h e branc The oliv

advertisement
BALL STATE UNIVERSITY
CENTER FOR PEACE AND CONFLICT STUDIES
h
c
n
a
r
b
e
v
i
The ol
Page 5
October 19—26, 2011
Wa l l S t r e e t B e wa r e : M ov e m e n t s H av e
S u c c e e d e d i n t h e Pa s t !
By: George Wolfe
The Occupy Wall Street phenomenon
has been spreading across the country.
It is the latest movement in the history
of labor activism. The main difference is
that this labor movement is not comprised solely of blue-collar workers. It
includes main street professionals –
teachers, social workers, nurses, middle
managers, fireman, policeman – who
make up the middle class fabric of
America. It turns out that history is on
the side of the activists.
In the late nineteenth and early twentieth centuries, there were no labor laws
to prevent employers from exploiting
workers to increase their financial bottom line. In response, a dynamic socialist movement took root that was inspired by the economic and political theories of Friedrich Engels and Karl Marx.
In 1906, a novel entitled The Jungle by
Upton Sinclair drew public attention to
the corruption in the U.S. meatpacking
industry and the plight of immigrant
workers in general. Sinclair was dubbed
the original “muckraker,” a term coined
for him by President Theodore Roosevelt. In 1917, the October Bolshevik
Revolution overthrew the Russian Czar.
These events strengthened the International labor movement that had
emerged in the middle-to-late 1800s.
The labor movement in the United
States was shaped by such activists as
A. J. Muste, Norman Thomas and Indiana native Eugene Debs, all of whom
called for the use of nonviolent strategies of direct action rather than Bolshevik-style armed uprisings. By organizing unions and calling for labor strikes,
they succeeded in winning the fortyhour workweek, the right to overtime
pay, workman’s injury compensation,
the prohibition of child labor, and federal oversight of the food industry.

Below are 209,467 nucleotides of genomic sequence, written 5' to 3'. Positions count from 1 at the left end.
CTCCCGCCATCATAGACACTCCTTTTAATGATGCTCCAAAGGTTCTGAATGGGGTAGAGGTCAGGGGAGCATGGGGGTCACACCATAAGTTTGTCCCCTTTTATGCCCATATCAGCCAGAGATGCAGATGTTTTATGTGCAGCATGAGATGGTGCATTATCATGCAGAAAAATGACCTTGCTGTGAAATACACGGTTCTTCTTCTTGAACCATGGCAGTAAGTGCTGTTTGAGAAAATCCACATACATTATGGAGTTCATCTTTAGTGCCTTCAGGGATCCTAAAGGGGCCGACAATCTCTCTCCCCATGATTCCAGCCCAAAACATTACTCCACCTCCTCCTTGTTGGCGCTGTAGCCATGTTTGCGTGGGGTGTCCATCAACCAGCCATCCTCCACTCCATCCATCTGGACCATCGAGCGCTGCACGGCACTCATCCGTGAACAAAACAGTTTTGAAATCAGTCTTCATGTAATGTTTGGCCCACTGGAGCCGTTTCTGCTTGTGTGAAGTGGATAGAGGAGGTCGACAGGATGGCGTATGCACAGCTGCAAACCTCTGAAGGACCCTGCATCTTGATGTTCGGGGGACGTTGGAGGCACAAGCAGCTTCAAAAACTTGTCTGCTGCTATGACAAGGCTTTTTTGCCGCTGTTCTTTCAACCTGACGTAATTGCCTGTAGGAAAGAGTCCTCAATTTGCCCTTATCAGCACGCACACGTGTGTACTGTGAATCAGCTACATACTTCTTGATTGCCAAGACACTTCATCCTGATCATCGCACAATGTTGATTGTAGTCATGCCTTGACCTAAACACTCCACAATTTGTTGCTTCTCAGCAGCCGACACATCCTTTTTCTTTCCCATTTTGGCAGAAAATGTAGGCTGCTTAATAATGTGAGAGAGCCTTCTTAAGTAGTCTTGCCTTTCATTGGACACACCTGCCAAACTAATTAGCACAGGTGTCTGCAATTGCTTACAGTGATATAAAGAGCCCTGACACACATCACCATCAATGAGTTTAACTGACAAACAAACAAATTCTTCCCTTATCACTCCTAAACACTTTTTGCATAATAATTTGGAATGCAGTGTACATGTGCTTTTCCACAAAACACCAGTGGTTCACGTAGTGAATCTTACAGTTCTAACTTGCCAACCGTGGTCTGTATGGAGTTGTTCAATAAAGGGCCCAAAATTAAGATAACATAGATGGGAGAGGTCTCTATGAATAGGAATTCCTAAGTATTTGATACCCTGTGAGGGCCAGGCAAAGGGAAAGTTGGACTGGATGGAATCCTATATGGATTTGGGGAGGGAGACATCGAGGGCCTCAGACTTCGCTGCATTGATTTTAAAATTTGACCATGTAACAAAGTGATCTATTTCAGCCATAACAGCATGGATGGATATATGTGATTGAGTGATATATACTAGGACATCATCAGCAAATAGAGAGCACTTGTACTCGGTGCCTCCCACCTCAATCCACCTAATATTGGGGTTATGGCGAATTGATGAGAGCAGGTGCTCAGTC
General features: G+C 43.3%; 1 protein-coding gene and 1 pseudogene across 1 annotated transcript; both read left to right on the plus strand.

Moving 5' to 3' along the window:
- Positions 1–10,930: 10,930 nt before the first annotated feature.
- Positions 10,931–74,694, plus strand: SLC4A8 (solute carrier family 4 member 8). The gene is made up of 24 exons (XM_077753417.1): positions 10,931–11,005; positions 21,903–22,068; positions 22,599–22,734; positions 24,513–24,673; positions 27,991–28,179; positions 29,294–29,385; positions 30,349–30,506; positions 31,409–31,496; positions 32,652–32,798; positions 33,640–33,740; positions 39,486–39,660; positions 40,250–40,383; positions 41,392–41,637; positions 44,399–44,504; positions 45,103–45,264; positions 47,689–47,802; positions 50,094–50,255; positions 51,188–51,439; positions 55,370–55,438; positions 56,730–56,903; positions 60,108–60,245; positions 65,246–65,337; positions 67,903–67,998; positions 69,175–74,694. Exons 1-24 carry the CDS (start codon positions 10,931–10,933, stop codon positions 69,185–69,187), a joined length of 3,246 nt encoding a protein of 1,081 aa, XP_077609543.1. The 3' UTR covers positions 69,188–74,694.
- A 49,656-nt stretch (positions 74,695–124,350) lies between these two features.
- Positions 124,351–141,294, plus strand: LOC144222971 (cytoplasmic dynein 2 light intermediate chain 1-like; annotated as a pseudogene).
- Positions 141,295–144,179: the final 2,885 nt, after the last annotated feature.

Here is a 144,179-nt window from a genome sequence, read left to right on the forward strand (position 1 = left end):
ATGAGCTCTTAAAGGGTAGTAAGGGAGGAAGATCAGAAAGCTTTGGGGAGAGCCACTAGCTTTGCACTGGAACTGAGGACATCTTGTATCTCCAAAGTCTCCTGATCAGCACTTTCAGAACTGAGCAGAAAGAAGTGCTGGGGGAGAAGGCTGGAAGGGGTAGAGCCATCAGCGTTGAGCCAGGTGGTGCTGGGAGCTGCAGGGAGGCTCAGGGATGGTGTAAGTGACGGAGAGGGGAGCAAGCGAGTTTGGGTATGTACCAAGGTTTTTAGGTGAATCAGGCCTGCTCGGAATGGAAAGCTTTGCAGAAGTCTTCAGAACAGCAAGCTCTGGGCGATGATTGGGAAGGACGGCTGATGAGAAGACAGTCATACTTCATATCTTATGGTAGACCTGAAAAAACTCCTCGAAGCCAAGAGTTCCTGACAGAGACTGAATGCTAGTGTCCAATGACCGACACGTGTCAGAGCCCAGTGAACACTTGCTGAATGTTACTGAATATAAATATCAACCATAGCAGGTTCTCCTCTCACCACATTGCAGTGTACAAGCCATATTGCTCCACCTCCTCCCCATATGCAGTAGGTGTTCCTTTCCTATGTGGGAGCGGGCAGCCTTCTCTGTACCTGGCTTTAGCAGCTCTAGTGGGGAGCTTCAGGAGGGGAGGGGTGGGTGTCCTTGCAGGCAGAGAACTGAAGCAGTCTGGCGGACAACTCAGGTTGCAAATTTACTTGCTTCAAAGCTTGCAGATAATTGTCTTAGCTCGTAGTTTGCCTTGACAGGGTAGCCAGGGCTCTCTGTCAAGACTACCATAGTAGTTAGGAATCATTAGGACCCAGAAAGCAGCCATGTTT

In the 1960’s the United Farm Workers
led by Cesar Chavez inspired what became a worldwide boycott of California
grapes. Their efforts won migrant workers in California higher wages, better
working conditions, and the right to
form a union.
Occupy Wall Street is a promising new
workers movement standing up against
corporate greed, right to work legislation, and the growing economic divide
between rich and poor in the United
States and the world. Unlike the radical
and uncooperative Tea Party, this
workers movement could reach the
tipping point. If it does, politicians will
be forced to face the music, and we will
again be able to call America the land
of opportunity.
This article was published in The Star
Press, Muncie, Indiana, on October 17,
2011.
Inside this issue:
Article
1
On Campus Events
2-3
Off Campus Events
3-4
Upcoming Events
5
About George
Wolfe
George Wolfe is the
Coordinator of Outreach Programs for
the Ball State University Center for
Peace and Conflict
Studies. He is also
a trained mediator
and the author of
The Spiritual Power
of Nonviolence: Interfaith Understanding for a Future
Without War.
PAGE 2
THE OLIVE BRANCH
S p r e a d t h e wo r d !
•
The Center for Peace and Conflict Studies is looking for interns for the Spring Semester! If you are interested in being an intern, or know of someone who would be
interested, please contact the center at 765-285-1622 or [email protected]
The interns will be selected by October 21.
•
ID 301: Introduction to Peace Studies and Conflict Resolution will be offered
again in the Spring of 2012! The class will cover the “methods of achieving peace
within communities and among nations; history of peace movements and the
causes of conflict; and analysis of principles to resolve conflict using case studies.” More course information is listed below. For additional information, please